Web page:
Writing and Karate after Brain Injury

Brain Injury Blog

What do writing and karate practice have in common with TBI updates?

by Saverio Monachino

First, Karate.  The picture I’ve enclosed is found on my FaceBook page and shows me and my instructor posing the day I was awarded my black belt.  Here is the story, but I also have to tell you I am accident prone.  Before the truck ran over my car (December 2007) leading to my TBI condition I had many other accidents.  One that I will mention occurred way back in 1980.  I was a karate student, brown belt advancing to black belt level.  A few weeks before my black belt test, I was seriously injured in a sparring accident.   My left knee was kicked out from under me leading to tears in both anterior cruciate ligaments and the medial collateral ligament.   I gave up on karate and I missed a whole semester of graduate school.  Scroll down many years (about 20) and I move to NJ and have two young children.  As a family fun activity I enroll us in a local Karate club.  The children drop out after two or three years but I stuck with it (again).  I was once again a brown belt nearing the time for my black belt examination.  Then the truck ran me over and I was out of commission, so to speak, for quite a long time.

This time the instructor is a friend of the family, a local police officer and very, very good at evaluating people’s needs.  I think he would make a very capable psychotherapist in another world.  The long story cut short is this; he brought me back to class when I was still having trouble walking or remembering and stuck with me through these difficult times.  The result if his effort was a black belt for me.  Now I can never beat him in a sparring match, but I can make fun of him in my books, he makes an appearance in two of them.

Second, writing. 

If someone were to ask a group of writers why they love to write a variety of answers would come forth.  For some it is the pleasure of working ‘anywhere’ they choose or writing ‘anytime’ they feel inspired.  Writing is easy in this regard.  One can sit under the apple tree and write anytime, in rain or shine.  For others it is a way of transforming life’s experiences into stories or a process by which the clutter of one’s mind can be organized by setting it down on paper.  Of course some just like the idea of being able to ‘work’ without a defined dress code.  One of the most common reasons people write, both fiction and non-fiction work, is to make a difference in other people’s lives.

If someone were to ask just me the same question all of the variable responses would come into play, with one addition.  I use my writing in both fiction and non-fiction venues as a tool in my quest to find truth.  Fiction writing started for me as a hobby, a means to turn off my workaholic drive in the realms of scientific discovery while still keeping my inquisitive mind engaged.  Soon this form of relaxation morphed into a desire to find answers to everything my nonfiction science career was failing to grasp.  The desire to pass my findings along to anyone who would listen came next.  So, to answer the question; I love to write because it gives me a chance to seek truth, using cognitive processes found in both sides of my brain.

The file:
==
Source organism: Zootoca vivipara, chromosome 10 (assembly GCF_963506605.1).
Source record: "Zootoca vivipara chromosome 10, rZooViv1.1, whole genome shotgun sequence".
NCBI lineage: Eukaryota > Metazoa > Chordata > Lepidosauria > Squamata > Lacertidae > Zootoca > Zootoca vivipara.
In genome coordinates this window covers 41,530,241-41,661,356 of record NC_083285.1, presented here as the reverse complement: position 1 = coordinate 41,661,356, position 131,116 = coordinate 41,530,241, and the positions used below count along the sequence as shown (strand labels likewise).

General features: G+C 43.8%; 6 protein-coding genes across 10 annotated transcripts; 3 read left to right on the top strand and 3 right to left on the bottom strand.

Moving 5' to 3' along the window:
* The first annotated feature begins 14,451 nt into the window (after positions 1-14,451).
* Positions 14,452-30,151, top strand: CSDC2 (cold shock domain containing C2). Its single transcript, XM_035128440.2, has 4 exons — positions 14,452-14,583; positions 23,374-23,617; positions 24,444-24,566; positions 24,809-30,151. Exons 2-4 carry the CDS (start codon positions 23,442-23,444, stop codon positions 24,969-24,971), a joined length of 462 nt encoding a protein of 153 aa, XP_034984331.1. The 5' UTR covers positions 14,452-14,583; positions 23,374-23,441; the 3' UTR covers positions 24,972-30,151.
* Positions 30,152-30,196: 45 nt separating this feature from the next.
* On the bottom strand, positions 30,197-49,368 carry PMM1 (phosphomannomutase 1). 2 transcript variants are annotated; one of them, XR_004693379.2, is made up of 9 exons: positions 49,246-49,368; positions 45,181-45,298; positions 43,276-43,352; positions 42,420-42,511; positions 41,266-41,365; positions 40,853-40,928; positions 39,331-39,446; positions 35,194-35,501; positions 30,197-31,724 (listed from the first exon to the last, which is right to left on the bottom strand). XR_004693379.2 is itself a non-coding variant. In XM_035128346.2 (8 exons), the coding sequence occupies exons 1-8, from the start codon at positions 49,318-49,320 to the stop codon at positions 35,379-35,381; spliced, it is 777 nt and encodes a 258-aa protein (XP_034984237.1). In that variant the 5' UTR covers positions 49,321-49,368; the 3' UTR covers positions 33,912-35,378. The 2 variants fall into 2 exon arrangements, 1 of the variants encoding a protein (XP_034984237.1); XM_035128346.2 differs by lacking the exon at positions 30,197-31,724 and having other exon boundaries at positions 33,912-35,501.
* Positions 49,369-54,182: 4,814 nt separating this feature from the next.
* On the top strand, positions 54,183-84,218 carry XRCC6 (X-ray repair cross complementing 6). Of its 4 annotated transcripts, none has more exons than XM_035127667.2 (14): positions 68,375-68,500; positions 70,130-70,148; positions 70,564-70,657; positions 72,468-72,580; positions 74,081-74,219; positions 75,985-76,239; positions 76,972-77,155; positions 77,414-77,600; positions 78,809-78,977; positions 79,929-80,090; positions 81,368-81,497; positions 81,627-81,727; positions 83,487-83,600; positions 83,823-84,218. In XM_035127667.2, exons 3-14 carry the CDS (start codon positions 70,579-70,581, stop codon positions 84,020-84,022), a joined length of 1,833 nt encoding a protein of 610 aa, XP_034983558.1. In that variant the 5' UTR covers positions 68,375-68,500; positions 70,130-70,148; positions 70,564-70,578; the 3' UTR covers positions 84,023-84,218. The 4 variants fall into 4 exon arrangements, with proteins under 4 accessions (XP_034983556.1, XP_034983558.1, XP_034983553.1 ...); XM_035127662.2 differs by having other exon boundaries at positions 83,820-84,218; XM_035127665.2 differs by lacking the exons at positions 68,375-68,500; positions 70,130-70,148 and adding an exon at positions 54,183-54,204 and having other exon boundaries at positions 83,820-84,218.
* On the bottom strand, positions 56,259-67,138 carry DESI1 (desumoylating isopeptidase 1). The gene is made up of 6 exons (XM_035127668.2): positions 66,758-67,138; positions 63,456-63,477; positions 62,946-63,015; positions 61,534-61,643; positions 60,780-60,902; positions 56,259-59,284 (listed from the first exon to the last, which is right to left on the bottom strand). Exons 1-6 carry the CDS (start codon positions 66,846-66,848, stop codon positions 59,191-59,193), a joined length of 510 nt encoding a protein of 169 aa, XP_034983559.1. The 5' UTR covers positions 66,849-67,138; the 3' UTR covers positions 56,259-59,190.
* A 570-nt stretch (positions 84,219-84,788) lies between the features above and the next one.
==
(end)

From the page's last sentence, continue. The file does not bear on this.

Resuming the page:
But there is more:  For a long time during my rehabilitation I could not verbally string two sentences together.  I used writing to get my message out.  For me the ability to be extemporaneous is long gone, again the accident’s byproduct, but slowly, deftly I can compose and write, and correct and embellish what I put on the proverbial paper until I am satisfied… then send it along.

I wrote By Any Means before my accident when fiction writing was my hobby.  After finishing this book I realized that work does not have to be work.  It can be fun.  This is what led me forward with the desire to write.  And of course my characters had a lot more to say about life, the universe and everything else.  I began The Lost King with my mind set on an issue that troubled me, well many troubling issues actually, and like much of my writing I needed to get my anger out and down on paper first and then slowly massage the effort to bring it into a more readable format … The Lost King was first undertaken to discuss on a broad scale the difference between the need to help people and the need to sell product.

The story line borrowed heavily from the legend of King Arthur which added complexity of the tale but halfway through my construction of the story, my own life changed and as I mentioned above, writing became the medium with which I could communicate.  I also revised the original story line.  Now the central theme involves the slow process a human undertakes to regain their cognitive abilities; that is, moving beyond interpreting the activity around one as part of a dream, regaining the ability to think in real time, and stringing two sentences together.  The second half of the book was written during rehab. Writing helped me move back into the real world and this is now why I love to write and find it the ideal format for me to communicate.

Saverio Monachino



twitter @Author_Saverio

September 24, 2011

One response to “Writing and Karate after Brain Injury”

  1. Wonderful blog and I love how you combine physical activity with mental activity and benefit from both. I believe my husband did the same by working out, cycling and then doing mental exercises (he loves numbers and is trying to learn Spanish). He has made a remarkable recovery. Congratulations on receiving your blackbelt…a huge accomplishment for anyone to achieve! You are an inspiration. Keep writing!

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